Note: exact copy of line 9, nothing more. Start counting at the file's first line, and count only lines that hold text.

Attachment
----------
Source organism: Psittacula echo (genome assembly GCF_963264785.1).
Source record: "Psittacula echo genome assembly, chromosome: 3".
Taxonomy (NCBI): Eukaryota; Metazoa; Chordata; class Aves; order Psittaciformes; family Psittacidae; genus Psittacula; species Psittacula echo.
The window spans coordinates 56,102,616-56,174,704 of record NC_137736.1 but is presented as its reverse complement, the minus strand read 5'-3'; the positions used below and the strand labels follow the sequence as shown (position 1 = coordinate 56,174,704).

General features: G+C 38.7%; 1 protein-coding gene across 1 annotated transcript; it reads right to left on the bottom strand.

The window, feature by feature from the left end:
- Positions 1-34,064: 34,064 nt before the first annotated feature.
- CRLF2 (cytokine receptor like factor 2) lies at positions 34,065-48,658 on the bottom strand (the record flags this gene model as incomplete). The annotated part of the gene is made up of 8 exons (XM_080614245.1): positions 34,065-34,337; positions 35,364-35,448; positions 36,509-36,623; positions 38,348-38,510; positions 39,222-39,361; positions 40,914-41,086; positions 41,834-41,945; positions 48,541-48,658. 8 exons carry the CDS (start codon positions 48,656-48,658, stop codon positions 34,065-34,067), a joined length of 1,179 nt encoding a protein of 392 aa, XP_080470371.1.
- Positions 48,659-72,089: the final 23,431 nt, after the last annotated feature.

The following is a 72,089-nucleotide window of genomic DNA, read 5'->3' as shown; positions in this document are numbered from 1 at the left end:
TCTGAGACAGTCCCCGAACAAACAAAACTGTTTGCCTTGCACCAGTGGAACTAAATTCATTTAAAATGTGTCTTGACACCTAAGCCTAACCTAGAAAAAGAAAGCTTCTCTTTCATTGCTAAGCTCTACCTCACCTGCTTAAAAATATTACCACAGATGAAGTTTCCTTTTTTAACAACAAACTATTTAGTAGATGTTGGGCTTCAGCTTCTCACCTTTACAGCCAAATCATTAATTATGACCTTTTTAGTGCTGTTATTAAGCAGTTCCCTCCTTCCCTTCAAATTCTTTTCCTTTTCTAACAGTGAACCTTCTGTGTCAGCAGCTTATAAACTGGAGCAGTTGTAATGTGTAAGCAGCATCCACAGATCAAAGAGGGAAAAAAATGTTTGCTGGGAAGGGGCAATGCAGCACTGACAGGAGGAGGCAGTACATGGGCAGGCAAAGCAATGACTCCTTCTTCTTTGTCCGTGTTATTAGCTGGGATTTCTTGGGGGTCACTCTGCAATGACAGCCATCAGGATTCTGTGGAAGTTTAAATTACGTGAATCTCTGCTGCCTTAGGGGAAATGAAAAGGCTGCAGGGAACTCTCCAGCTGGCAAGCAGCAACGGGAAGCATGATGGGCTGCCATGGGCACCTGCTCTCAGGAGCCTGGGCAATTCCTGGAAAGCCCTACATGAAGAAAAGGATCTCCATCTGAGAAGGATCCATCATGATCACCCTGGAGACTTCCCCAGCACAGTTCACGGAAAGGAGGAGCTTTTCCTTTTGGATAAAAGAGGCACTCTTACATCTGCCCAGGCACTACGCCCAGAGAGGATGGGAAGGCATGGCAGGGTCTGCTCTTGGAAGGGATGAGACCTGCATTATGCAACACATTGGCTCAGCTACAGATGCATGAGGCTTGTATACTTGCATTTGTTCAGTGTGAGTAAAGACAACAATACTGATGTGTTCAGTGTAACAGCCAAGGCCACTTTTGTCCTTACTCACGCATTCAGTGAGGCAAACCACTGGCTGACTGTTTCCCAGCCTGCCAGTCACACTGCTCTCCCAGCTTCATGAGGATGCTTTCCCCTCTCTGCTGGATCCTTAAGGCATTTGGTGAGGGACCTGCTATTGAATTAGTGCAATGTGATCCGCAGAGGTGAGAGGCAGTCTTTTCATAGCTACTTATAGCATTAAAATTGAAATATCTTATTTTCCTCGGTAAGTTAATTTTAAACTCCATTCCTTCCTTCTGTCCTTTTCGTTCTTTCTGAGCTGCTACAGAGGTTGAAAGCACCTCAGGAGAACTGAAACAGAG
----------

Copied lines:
- Positions 48,659-72,089: the final 23,431 nt, after the last annotated feature.